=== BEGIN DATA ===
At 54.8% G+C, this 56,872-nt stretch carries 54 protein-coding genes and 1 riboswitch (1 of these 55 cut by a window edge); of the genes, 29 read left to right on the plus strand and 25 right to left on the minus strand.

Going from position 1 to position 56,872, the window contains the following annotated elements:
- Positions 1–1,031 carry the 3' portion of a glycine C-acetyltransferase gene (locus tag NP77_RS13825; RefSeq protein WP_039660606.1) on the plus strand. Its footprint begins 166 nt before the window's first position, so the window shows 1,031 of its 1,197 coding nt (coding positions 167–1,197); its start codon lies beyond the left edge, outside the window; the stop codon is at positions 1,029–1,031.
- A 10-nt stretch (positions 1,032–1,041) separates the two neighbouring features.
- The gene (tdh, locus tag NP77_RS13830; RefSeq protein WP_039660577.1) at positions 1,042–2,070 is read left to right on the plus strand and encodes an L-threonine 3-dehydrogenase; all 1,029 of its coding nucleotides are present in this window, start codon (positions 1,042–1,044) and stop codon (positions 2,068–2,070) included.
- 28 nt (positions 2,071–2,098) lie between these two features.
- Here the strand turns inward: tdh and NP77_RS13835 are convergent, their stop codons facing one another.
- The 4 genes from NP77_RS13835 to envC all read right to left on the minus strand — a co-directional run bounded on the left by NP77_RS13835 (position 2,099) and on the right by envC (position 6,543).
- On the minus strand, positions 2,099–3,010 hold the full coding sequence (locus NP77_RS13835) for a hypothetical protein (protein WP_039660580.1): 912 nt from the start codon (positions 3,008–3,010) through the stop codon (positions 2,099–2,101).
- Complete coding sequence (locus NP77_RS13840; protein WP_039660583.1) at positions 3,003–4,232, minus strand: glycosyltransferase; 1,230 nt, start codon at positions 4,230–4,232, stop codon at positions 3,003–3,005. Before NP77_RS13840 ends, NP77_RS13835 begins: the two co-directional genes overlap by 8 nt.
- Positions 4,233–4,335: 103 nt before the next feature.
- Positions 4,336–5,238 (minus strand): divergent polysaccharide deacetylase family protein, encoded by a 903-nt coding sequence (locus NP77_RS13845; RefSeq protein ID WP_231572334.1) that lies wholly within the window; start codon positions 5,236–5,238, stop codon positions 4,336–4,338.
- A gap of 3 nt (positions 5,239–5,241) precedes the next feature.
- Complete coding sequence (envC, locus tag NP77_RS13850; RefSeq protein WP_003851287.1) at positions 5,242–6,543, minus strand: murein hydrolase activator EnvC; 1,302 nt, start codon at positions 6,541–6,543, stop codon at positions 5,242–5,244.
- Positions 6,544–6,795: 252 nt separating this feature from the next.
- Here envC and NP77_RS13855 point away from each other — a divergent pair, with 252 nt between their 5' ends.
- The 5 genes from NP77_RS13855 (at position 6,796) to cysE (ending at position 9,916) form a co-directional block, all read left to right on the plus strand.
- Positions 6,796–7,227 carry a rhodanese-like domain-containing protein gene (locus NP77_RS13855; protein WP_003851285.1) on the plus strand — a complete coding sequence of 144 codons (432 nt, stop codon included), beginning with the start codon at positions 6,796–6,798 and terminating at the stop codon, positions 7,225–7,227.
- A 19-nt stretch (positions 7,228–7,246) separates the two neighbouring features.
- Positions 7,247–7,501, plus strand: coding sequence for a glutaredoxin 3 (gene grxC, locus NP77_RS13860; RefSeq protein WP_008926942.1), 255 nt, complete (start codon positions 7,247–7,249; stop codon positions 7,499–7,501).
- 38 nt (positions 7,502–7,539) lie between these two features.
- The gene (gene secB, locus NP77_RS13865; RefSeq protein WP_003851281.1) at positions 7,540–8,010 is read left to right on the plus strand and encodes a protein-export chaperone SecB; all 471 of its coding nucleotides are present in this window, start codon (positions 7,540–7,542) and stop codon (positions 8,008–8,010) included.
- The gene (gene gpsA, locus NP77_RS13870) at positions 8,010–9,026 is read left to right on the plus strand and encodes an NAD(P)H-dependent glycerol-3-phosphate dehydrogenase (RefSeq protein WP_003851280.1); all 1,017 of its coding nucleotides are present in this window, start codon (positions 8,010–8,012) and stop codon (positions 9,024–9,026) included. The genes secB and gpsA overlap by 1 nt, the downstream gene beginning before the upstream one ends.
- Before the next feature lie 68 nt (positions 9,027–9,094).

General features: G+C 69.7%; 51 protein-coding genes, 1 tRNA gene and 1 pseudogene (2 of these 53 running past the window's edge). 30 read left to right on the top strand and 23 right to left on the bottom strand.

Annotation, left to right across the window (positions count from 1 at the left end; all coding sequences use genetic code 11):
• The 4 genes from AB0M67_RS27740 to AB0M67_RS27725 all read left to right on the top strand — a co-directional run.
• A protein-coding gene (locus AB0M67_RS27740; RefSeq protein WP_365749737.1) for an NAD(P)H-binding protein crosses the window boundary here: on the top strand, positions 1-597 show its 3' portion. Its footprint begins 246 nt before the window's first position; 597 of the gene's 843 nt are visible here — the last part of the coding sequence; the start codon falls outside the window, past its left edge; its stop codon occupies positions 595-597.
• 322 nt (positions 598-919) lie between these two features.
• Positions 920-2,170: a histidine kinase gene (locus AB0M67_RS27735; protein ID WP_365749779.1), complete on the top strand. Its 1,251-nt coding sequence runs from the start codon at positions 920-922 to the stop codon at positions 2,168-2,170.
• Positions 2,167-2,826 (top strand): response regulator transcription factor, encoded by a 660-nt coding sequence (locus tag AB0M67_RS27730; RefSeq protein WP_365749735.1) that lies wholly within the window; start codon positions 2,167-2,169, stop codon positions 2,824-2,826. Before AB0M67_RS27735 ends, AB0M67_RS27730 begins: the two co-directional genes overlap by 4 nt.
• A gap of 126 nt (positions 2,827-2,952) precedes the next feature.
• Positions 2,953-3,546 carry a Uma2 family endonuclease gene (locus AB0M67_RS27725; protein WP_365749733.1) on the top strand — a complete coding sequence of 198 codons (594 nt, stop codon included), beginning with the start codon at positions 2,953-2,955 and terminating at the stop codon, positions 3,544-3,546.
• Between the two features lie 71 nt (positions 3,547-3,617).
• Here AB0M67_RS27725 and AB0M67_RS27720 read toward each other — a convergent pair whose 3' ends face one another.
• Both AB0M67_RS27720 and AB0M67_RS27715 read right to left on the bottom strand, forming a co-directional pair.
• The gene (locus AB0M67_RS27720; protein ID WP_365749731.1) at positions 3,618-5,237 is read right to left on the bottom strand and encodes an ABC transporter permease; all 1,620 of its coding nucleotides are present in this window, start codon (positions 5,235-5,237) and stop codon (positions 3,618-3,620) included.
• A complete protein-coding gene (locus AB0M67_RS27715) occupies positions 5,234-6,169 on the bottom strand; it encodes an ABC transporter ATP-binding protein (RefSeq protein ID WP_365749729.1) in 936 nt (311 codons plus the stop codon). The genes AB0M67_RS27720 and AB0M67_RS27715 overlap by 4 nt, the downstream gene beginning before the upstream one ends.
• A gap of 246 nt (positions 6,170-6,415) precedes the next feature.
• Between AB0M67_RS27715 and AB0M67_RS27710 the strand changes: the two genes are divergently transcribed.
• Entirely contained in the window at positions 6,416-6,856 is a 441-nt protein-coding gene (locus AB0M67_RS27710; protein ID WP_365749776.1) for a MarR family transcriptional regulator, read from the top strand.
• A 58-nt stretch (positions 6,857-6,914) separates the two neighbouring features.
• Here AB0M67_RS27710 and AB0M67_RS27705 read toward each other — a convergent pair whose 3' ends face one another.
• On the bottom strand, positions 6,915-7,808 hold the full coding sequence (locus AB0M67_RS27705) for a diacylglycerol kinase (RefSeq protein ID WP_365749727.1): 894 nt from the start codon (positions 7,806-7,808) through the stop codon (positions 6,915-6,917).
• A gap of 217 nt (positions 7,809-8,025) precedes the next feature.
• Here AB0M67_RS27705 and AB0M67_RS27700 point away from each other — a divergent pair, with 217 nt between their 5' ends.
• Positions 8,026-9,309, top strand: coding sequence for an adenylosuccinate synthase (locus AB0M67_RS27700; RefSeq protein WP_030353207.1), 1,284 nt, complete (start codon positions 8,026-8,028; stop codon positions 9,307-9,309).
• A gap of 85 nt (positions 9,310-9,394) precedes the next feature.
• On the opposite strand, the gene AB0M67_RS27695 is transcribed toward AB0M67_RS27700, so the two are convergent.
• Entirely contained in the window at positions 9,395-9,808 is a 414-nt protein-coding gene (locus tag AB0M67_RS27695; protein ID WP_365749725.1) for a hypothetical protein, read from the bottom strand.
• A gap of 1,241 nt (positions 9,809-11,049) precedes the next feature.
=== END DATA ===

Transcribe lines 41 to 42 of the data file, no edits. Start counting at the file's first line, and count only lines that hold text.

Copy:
• Entirely contained in the window at positions 6,416-6,856 is a 441-nt protein-coding gene (locus AB0M67_RS27710; protein ID WP_365749776.1) for a MarR family transcriptional regulator, read from the top strand.
• A 58-nt stretch (positions 6,857-6,914) separates the two neighbouring features.